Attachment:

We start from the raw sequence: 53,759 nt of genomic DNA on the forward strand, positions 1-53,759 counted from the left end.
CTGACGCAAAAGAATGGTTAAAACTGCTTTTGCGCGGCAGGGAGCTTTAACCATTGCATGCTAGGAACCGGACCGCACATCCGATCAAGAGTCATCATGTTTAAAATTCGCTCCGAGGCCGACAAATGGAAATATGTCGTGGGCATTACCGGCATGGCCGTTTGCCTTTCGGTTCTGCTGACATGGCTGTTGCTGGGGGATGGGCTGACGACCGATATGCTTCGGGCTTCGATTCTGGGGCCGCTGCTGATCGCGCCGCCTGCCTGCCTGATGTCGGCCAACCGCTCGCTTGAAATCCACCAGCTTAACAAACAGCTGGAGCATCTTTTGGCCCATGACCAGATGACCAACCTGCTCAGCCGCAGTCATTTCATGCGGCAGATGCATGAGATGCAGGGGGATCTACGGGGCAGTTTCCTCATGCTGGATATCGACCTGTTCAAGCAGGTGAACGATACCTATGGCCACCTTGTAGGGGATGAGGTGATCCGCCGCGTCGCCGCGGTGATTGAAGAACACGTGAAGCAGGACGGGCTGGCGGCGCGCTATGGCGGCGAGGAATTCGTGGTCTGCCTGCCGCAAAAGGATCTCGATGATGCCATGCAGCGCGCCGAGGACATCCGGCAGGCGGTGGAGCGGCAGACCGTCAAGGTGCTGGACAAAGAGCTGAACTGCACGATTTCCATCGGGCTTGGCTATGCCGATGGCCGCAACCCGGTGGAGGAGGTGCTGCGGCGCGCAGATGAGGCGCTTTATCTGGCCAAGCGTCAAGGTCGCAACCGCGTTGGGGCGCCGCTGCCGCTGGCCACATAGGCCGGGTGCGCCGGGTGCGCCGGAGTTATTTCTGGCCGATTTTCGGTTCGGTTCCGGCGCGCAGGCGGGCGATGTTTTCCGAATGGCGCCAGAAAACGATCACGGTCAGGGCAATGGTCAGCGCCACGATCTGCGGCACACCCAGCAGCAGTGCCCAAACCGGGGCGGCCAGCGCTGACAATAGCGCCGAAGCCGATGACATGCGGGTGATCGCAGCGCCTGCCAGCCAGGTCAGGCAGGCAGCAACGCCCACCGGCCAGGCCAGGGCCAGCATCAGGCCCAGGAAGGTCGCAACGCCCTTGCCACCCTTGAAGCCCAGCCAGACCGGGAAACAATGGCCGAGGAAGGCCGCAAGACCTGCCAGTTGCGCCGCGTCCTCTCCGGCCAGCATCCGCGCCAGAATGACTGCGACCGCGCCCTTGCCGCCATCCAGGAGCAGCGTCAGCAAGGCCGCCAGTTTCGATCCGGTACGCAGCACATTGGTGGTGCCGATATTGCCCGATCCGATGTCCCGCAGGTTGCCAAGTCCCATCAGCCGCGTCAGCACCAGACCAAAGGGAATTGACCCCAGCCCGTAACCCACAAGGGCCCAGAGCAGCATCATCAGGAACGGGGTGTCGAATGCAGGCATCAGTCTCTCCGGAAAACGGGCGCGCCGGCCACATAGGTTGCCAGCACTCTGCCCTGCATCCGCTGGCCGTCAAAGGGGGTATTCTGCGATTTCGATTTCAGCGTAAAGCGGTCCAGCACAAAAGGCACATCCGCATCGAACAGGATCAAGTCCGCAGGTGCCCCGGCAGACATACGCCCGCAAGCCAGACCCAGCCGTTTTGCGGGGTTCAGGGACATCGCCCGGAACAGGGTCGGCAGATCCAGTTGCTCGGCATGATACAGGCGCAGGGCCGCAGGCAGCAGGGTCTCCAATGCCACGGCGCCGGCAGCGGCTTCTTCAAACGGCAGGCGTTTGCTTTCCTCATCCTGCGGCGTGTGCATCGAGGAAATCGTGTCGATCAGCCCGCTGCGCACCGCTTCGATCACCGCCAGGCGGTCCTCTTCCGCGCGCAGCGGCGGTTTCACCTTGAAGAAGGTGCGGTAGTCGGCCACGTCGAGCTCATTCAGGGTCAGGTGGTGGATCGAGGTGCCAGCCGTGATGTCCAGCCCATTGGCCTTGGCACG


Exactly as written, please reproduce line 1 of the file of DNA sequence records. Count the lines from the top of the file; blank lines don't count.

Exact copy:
We start from the raw sequence: 53,759 nt of genomic DNA on the forward strand, positions 1-53,759 counted from the left end.